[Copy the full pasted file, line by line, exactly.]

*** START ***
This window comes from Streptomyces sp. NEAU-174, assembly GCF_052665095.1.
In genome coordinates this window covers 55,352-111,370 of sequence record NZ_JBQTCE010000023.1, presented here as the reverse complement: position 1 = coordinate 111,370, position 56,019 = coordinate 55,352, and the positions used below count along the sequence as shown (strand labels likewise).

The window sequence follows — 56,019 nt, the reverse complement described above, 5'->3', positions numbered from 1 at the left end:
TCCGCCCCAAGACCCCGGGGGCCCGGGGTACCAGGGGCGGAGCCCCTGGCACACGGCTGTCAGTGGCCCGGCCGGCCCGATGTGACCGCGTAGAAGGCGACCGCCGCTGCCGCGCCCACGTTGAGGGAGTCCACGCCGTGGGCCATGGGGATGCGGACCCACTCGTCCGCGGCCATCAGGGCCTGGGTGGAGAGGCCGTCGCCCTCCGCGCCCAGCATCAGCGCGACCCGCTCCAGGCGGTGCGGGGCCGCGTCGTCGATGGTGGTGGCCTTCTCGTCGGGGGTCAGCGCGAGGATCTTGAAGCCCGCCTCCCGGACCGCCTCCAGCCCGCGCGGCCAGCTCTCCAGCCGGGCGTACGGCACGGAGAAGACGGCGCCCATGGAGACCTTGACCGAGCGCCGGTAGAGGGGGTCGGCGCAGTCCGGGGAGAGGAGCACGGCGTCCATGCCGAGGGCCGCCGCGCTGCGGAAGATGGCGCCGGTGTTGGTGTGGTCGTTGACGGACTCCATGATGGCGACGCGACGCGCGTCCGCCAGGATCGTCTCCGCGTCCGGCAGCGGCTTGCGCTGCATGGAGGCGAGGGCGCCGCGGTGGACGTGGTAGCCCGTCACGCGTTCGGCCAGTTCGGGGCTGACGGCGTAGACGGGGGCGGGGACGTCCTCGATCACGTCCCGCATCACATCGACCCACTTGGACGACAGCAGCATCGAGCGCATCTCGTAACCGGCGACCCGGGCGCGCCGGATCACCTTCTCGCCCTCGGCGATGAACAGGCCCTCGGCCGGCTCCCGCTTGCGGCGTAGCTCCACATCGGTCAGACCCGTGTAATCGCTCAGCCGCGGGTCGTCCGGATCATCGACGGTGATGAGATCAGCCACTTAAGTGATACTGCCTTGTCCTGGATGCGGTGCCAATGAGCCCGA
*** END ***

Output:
This window comes from Streptomyces sp. NEAU-174, assembly GCF_052665095.1.
In genome coordinates this window covers 55,352-111,370 of sequence record NZ_JBQTCE010000023.1, presented here as the reverse complement: position 1 = coordinate 111,370, position 56,019 = coordinate 55,352, and the positions used below count along the sequence as shown (strand labels likewise).

The window sequence follows — 56,019 nt, the reverse complement described above, 5'->3', positions numbered from 1 at the left end:
TCCGCCCCAAGACCCCGGGGGCCCGGGGTACCAGGGGCGGAGCCCCTGGCACACGGCTGTCAGTGGCCCGGCCGGCCCGATGTGACCGCGTAGAAGGCGACCGCCGCTGCCGCGCCCACGTTGAGGGAGTCCACGCCGTGGGCCATGGGGATGCGGACCCACTCGTCCGCGGCCATCAGGGCCTGGGTGGAGAGGCCGTCGCCCTCCGCGCCCAGCATCAGCGCGACCCGCTCCAGGCGGTGCGGGGCCGCGTCGTCGATGGTGGTGGCCTTCTCGTCGGGGGTCAGCGCGAGGATCTTGAAGCCCGCCTCCCGGACCGCCTCCAGCCCGCGCGGCCAGCTCTCCAGCCGGGCGTACGGCACGGAGAAGACGGCGCCCATGGAGACCTTGACCGAGCGCCGGTAGAGGGGGTCGGCGCAGTCCGGGGAGAGGAGCACGGCGTCCATGCCGAGGGCCGCCGCGCTGCGGAAGATGGCGCCGGTGTTGGTGTGGTCGTTGACGGACTCCATGATGGCGACGCGACGCGCGTCCGCCAGGATCGTCTCCGCGTCCGGCAGCGGCTTGCGCTGCATGGAGGCGAGGGCGCCGCGGTGGACGTGGTAGCCCGTCACGCGTTCGGCCAGTTCGGGGCTGACGGCGTAGACGGGGGCGGGGACGTCCTCGATCACGTCCCGCATCACATCGACCCACTTGGACGACAGCAGCATCGAGCGCATCTCGTAACCGGCGACCCGGGCGCGCCGGATCACCTTCTCGCCCTCGGCGATGAACAGGCCCTCGGCCGGCTCCCGCTTGCGGCGTAGCTCCACATCGGTCAGACCCGTGTAATCGCTCAGCCGCGGGTCGTCCGGATCATCGACGGTGATGAGATCAGCCACTTAAGTGATACTGCCTTGTCCTGGATGCGGTGCCAATGAGCCCGA